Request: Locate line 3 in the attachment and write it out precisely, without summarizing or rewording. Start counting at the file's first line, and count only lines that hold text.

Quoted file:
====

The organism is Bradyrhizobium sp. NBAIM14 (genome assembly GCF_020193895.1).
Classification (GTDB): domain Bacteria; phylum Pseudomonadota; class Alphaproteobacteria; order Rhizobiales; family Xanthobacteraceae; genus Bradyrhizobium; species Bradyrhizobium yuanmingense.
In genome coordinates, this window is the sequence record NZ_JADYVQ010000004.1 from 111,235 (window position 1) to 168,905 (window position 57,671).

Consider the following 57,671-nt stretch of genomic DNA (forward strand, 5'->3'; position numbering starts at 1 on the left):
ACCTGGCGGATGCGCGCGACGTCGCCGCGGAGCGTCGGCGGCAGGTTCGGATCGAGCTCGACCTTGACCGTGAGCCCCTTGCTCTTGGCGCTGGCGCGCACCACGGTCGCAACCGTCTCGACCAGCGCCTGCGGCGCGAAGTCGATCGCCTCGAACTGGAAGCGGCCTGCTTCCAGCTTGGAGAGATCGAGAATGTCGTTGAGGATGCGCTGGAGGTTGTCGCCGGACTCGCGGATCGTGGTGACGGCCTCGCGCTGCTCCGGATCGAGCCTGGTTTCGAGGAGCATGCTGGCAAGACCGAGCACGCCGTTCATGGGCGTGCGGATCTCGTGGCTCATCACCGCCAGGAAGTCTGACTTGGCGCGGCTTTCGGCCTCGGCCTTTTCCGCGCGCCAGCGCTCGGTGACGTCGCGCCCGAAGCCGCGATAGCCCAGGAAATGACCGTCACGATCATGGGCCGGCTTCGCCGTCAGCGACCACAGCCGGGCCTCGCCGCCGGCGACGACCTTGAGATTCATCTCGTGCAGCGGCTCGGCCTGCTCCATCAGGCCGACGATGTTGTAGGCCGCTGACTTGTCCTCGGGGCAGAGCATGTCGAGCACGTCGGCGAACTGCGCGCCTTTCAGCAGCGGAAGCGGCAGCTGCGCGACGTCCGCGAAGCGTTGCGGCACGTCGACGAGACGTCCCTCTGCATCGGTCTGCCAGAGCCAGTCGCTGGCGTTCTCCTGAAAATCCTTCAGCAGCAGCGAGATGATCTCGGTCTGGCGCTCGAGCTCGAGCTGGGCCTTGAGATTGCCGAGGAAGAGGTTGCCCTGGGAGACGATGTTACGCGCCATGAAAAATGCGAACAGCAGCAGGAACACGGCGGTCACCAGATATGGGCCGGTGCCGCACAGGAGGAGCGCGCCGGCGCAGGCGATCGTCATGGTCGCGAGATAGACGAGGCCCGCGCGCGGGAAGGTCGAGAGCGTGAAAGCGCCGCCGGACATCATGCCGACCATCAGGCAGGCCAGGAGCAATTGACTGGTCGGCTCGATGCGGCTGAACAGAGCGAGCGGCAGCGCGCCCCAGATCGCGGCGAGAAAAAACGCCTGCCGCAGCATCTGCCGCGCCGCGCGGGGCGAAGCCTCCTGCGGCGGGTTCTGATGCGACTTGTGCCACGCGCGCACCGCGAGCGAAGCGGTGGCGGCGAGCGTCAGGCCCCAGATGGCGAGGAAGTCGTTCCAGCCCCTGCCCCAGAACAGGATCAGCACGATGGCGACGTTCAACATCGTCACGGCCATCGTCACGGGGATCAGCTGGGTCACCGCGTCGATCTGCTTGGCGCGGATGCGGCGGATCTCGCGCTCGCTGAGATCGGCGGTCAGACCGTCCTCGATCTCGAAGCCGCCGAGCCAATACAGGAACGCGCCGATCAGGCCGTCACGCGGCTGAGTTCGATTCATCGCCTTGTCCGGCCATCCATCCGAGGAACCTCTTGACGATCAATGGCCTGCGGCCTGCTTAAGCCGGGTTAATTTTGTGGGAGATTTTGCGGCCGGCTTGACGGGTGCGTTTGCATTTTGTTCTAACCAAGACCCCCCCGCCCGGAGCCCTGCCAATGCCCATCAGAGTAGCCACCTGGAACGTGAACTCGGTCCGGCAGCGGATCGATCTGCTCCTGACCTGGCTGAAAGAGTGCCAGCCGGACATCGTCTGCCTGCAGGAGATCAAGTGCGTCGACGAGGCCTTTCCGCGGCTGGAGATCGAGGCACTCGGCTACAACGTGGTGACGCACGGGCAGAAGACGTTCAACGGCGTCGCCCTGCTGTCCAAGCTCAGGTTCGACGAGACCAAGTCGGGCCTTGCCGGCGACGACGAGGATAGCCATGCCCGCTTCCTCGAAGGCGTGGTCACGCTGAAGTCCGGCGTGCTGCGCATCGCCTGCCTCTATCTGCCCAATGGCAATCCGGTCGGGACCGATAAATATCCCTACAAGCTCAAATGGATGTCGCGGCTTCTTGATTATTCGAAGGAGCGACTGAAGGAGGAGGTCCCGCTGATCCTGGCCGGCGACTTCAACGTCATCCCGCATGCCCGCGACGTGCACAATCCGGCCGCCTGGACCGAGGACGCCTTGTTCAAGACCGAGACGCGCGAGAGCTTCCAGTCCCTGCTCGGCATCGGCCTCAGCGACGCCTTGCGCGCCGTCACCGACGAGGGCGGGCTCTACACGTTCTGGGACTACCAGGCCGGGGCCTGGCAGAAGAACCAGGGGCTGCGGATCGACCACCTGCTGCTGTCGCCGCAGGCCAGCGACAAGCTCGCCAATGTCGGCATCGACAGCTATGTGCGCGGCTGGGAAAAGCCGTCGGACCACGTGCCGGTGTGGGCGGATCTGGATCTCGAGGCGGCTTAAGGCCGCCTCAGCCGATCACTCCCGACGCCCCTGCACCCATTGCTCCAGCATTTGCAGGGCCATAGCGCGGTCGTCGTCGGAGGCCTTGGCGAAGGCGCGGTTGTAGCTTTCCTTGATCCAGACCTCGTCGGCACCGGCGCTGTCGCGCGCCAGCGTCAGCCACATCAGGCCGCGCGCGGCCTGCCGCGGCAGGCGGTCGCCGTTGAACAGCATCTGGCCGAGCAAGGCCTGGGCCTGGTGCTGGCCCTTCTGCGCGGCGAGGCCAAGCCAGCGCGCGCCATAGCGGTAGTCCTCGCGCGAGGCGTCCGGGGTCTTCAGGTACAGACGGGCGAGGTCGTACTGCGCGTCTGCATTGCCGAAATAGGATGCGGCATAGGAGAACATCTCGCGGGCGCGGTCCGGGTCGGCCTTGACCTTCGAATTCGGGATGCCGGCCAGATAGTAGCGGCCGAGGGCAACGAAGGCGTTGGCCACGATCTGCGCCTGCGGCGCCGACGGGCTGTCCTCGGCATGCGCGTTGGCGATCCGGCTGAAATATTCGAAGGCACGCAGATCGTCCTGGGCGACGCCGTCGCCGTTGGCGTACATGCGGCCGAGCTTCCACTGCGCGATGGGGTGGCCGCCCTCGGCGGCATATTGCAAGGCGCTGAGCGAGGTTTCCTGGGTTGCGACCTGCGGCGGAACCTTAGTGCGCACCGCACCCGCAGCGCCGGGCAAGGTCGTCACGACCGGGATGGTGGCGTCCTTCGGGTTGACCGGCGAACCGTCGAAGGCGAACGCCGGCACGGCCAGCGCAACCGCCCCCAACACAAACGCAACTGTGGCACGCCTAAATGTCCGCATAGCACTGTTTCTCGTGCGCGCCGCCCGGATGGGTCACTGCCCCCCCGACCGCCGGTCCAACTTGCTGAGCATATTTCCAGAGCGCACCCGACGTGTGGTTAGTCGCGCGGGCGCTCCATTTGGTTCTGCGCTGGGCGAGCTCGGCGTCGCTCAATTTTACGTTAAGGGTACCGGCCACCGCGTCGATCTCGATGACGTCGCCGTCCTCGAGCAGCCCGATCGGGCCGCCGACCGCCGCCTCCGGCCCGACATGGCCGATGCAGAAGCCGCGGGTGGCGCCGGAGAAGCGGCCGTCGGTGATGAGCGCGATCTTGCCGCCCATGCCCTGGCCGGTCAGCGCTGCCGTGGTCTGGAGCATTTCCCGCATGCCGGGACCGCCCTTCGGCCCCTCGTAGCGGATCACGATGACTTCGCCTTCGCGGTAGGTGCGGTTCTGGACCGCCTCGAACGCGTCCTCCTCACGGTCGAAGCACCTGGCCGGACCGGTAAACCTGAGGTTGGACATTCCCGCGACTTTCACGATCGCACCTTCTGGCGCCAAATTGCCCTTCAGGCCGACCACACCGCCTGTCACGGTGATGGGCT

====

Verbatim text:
In genome coordinates, this window is the sequence record NZ_JADYVQ010000004.1 from 111,235 (window position 1) to 168,905 (window position 57,671).